Club to take steps back in time

04:56, Mar 15 2012
traction engine
ROLLING: The club's 1908 Fowler traction engine (known as the Mowat engine after the late Eric Mowat) driving a wooden threshing mill.

The South Canterbury Traction Engine and Vintage Steam Club will hold its country fair next week.

The fair in part is being held to celebrate the 110-year anniversary of the major farm machinery and tractor manufacturer International Harvester, with a range of the brand's models on site at the club's grounds in Seadown.

About 250 International Harvester and other branded vintage tractors will be on display, including 10 traction engines, scale replicas, vintage stationary engines, vintage cars, trucks, military machinery and other vintage motors.

cutting chaff
AT WORK: Club members Kevin Deam and Daniel Crossen cut chaff at a public display.

The club will also test the might of people against agriculture.

South Canterbury Traction Engine and Vintage Steam Club member Nigel Gamble says the club is to highlight how dependent mankind is on the use of crude oil based fuels.

It will put people power to the test when a special event is staged to see how many it takes to pull a plough and other agricultural implements.


traction engine club
IN MOTION: Club members Michael Crossen and Brian Rhodes keep a 1870 Hornsby portable steam engine in steam.

Mr Gamble says the club is not trying to make a statement for or against the effects on the environment that the use of fossil fuels may have.

"We certainly don't have any idea whether the world supply of oil will run out any time soon; we believe that it cannot do any harm highlighting just how dependent on oil agriculture is."

He asks if there are viable alternatives.

"In this day and age we are continuously made aware of the impact that mankind is having on the planet. With the arrival of the industrial revolution came the internal combustion engine and with that came intensified agriculture, and many of the common problems the world faces today with the byproducts of farming and the demands that agriculture places on natural resources.

"With a huge demand for food coming from developing nations comes higher commodity prices, and that in turn encourages farmers to intensify their operations, more water, more fertiliser, bigger machinery; and of course more fuel.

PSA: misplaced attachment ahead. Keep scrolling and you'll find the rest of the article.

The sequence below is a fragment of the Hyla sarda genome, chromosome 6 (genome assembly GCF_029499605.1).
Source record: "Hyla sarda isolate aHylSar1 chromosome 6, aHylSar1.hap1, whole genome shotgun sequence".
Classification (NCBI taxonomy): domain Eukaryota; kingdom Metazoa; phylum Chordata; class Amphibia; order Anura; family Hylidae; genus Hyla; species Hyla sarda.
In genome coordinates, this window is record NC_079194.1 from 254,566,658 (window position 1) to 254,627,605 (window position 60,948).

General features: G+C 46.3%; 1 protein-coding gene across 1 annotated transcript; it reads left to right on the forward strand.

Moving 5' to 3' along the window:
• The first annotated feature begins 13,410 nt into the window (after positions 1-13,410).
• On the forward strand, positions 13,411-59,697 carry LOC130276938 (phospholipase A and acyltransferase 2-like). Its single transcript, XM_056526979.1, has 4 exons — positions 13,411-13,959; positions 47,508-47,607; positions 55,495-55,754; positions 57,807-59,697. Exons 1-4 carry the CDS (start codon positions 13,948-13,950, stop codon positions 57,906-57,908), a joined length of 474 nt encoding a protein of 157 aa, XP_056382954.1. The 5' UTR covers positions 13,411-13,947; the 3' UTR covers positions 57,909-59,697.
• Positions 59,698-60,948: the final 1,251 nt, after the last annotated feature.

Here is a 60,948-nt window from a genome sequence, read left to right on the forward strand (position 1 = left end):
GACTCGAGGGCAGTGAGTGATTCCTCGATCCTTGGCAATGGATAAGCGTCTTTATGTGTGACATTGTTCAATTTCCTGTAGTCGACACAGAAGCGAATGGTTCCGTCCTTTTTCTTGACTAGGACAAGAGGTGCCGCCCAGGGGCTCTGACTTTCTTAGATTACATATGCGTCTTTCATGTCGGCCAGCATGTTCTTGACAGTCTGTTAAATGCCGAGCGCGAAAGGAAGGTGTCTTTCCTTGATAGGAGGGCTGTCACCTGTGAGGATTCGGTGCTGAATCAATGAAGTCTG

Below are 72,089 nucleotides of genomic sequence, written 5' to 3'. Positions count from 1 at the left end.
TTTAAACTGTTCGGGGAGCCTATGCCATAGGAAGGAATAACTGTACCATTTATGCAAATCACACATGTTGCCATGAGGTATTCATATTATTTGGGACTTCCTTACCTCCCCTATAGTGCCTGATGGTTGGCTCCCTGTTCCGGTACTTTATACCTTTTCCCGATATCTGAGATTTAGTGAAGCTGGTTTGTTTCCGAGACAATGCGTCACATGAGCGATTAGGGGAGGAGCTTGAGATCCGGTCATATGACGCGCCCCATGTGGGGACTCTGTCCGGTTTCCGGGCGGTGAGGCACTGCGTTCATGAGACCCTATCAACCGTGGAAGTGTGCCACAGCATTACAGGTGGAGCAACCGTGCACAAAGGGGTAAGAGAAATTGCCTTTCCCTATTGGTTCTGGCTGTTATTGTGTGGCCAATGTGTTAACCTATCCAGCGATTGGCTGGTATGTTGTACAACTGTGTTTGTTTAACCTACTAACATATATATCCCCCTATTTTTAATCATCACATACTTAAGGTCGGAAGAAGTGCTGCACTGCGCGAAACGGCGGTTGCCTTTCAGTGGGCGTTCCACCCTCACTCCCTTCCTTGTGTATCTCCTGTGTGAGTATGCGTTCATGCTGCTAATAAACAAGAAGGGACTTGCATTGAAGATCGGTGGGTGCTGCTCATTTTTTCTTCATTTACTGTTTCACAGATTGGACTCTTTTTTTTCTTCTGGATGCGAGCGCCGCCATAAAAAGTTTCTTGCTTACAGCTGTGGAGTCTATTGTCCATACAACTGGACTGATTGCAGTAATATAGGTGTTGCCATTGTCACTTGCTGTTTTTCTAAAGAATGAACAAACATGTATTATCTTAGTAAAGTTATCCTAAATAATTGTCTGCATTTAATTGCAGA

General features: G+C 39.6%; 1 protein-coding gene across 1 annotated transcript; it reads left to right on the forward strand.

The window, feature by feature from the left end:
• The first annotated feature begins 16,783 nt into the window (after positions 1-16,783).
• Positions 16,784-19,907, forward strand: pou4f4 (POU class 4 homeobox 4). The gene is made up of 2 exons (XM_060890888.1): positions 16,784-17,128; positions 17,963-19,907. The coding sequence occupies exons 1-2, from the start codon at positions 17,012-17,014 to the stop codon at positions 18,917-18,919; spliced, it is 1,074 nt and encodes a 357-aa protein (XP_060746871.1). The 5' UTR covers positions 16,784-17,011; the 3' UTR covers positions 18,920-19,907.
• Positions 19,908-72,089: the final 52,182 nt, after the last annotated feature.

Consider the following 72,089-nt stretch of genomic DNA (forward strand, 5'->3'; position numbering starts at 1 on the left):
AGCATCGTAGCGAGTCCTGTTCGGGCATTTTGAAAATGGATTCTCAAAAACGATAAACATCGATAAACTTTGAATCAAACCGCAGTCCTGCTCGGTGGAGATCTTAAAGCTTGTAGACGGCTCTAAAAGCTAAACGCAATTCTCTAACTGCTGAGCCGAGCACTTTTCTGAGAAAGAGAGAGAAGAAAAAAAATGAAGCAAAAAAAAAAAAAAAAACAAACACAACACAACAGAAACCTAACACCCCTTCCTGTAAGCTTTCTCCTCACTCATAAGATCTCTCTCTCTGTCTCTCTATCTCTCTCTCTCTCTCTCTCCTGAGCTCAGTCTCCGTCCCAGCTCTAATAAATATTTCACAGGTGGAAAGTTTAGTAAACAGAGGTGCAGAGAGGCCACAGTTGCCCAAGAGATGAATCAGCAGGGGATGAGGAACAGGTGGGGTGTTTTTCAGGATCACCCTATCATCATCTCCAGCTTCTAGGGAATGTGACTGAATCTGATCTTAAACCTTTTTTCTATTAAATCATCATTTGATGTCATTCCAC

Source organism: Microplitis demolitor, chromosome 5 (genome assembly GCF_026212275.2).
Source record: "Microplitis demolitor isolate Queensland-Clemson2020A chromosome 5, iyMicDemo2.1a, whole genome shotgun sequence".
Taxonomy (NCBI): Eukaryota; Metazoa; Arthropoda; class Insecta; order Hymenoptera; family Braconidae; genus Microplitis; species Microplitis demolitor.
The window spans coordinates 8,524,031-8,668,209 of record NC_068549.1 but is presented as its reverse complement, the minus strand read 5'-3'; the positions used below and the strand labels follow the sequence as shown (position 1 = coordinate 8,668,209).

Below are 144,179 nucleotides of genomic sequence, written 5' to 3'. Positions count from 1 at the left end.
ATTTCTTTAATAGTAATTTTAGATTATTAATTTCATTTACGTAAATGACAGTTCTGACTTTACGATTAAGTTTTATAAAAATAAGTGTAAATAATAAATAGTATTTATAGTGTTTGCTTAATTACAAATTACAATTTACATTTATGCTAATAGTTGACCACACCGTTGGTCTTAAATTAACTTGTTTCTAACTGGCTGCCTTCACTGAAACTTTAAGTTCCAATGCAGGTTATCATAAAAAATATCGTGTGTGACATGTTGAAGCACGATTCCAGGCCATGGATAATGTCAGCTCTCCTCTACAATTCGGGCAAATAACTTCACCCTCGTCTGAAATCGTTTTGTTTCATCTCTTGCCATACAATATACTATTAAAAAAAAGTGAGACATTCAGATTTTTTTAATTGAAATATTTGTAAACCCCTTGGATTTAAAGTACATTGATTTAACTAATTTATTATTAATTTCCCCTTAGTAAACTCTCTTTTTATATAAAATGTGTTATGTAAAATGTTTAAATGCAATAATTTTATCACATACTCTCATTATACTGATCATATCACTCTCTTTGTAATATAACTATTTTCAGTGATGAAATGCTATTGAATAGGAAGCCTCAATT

"By now we will have all heard the experts' predictions that if we keep consuming cured oil at the going rate, some day soon we will run out.

"As it turns out, this claim has been around for many years; I recently read a letter to the editor from a 1948 newspaper where the writer urged people to conserve fuel as the world would soon run out of crude. The writers asked: should the then current rate of consumption continue? He also suggested that a good supply of draught horses should be maintained for when that day arrived.

"Many arguments have been put forward, and we all have our own thoughts on whether the world may or may not run out of crude. Regardless of opinion, it is worth considering for a moment just what the implications for mankind would be if we were in fact to run out.

"Suddenly our tractors would be useless, or at least until someone built a plant that could produce bio fuel to run the world, and then where do all the oil seed crops come from?

He says humanity could go back to the faithful old draught horse that worked for hundreds of years, but that would raise the issue of how long it would take to breed up the numbers needed to get the world's crops back into production.

"What about some clever hi-tech device, solar power, nuclear or steam?

"By the time vast numbers of new technologies were set into work and food production back up to a level that could sustain the world population, many will have starved to death. So does that leave just one means of providing instant power to the plough?

"People, and that's an alarming thought, which sounds like hard work. What a waste of time it was, inventing all those labour-saving gadgets."

The Timaru Herald